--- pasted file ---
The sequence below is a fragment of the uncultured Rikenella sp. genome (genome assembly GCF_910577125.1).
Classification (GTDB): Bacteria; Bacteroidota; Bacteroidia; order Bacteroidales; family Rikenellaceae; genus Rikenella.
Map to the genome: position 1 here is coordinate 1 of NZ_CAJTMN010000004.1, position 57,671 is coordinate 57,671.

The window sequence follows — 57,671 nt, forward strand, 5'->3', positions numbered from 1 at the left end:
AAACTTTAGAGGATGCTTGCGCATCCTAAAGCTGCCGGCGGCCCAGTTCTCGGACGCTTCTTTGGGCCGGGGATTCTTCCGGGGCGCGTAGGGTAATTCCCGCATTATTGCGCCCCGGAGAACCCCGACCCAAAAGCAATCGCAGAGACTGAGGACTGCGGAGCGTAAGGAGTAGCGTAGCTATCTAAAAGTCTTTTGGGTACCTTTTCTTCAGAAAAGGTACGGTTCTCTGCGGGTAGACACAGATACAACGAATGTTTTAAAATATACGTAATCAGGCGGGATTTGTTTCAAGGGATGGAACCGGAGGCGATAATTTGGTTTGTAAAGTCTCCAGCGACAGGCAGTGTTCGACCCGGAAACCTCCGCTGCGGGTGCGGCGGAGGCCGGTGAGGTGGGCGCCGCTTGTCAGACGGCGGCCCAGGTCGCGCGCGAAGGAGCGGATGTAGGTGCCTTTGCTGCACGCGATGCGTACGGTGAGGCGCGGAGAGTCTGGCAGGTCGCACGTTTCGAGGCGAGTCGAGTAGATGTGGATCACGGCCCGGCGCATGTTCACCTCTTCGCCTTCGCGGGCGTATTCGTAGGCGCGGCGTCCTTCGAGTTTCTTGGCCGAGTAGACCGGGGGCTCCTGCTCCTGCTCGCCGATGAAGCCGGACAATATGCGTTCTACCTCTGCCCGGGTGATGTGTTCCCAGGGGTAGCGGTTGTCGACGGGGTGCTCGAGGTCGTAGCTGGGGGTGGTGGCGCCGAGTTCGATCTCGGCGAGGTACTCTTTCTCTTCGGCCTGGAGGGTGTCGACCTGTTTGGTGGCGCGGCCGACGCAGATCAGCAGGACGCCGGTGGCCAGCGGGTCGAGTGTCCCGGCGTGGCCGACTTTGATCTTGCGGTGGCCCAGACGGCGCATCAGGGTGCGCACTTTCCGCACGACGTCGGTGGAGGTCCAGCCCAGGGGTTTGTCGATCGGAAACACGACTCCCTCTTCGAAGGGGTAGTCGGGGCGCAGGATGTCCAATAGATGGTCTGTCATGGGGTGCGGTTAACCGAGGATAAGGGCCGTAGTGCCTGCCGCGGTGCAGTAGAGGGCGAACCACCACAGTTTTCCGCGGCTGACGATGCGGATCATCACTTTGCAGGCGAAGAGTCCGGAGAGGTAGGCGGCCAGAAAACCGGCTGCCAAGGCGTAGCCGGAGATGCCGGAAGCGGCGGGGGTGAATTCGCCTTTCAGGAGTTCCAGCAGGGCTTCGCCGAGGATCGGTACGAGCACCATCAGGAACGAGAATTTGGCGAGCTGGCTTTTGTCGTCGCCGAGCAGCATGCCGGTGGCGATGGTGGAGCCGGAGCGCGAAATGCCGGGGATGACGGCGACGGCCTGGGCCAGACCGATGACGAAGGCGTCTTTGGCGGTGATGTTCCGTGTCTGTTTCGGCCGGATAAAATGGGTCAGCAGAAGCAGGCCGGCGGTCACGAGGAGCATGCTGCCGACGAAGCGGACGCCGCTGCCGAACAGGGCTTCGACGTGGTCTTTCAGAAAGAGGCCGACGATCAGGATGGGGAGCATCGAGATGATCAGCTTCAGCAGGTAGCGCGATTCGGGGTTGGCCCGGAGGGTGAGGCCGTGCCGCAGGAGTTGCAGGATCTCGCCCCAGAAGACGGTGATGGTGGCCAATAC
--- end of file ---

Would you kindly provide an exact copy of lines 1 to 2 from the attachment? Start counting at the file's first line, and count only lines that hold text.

The sequence below is a fragment of the uncultured Rikenella sp. genome (genome assembly GCF_910577125.1).
Classification (GTDB): Bacteria; Bacteroidota; Bacteroidia; order Bacteroidales; family Rikenellaceae; genus Rikenella.